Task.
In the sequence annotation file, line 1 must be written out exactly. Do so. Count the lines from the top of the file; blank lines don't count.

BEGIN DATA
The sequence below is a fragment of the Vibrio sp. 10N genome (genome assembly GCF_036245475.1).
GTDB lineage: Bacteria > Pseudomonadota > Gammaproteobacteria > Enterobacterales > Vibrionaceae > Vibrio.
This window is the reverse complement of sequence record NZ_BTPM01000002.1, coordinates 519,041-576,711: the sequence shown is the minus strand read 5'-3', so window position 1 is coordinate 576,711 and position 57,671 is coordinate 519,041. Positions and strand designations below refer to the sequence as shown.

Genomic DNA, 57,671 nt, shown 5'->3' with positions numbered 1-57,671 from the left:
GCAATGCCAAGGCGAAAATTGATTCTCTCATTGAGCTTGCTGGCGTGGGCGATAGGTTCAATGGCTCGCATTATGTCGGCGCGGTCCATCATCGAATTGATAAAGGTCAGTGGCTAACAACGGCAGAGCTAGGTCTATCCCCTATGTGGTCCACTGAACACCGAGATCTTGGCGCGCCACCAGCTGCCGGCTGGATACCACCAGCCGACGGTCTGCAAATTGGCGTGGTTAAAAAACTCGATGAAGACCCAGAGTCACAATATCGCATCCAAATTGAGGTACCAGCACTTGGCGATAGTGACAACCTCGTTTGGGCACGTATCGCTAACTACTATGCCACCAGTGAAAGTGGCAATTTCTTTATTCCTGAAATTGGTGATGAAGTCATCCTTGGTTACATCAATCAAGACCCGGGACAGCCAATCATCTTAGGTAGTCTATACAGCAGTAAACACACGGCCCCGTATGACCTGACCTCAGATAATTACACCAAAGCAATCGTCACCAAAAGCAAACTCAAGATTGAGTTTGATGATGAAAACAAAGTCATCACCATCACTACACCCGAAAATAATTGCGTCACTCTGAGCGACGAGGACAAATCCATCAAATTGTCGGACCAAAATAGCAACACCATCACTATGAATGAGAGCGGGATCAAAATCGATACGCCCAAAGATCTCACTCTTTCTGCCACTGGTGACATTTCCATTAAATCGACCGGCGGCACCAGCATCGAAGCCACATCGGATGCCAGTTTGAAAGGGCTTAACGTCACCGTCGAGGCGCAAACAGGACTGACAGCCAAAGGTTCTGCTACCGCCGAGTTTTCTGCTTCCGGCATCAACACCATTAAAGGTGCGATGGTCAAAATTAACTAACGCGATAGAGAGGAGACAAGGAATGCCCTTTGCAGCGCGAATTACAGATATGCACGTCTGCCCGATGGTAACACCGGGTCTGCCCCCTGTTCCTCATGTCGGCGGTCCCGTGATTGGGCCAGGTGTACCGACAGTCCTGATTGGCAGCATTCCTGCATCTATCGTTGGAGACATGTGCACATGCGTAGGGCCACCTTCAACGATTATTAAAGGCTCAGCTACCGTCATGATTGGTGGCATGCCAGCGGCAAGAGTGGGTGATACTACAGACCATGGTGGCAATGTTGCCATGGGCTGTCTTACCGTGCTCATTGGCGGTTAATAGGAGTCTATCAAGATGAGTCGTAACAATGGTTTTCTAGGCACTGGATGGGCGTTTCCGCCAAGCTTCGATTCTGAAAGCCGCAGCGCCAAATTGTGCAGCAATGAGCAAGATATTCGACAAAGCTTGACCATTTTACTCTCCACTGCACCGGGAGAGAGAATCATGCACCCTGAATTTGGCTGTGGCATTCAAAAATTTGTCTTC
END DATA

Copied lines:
The sequence below is a fragment of the Vibrio sp. 10N genome (genome assembly GCF_036245475.1).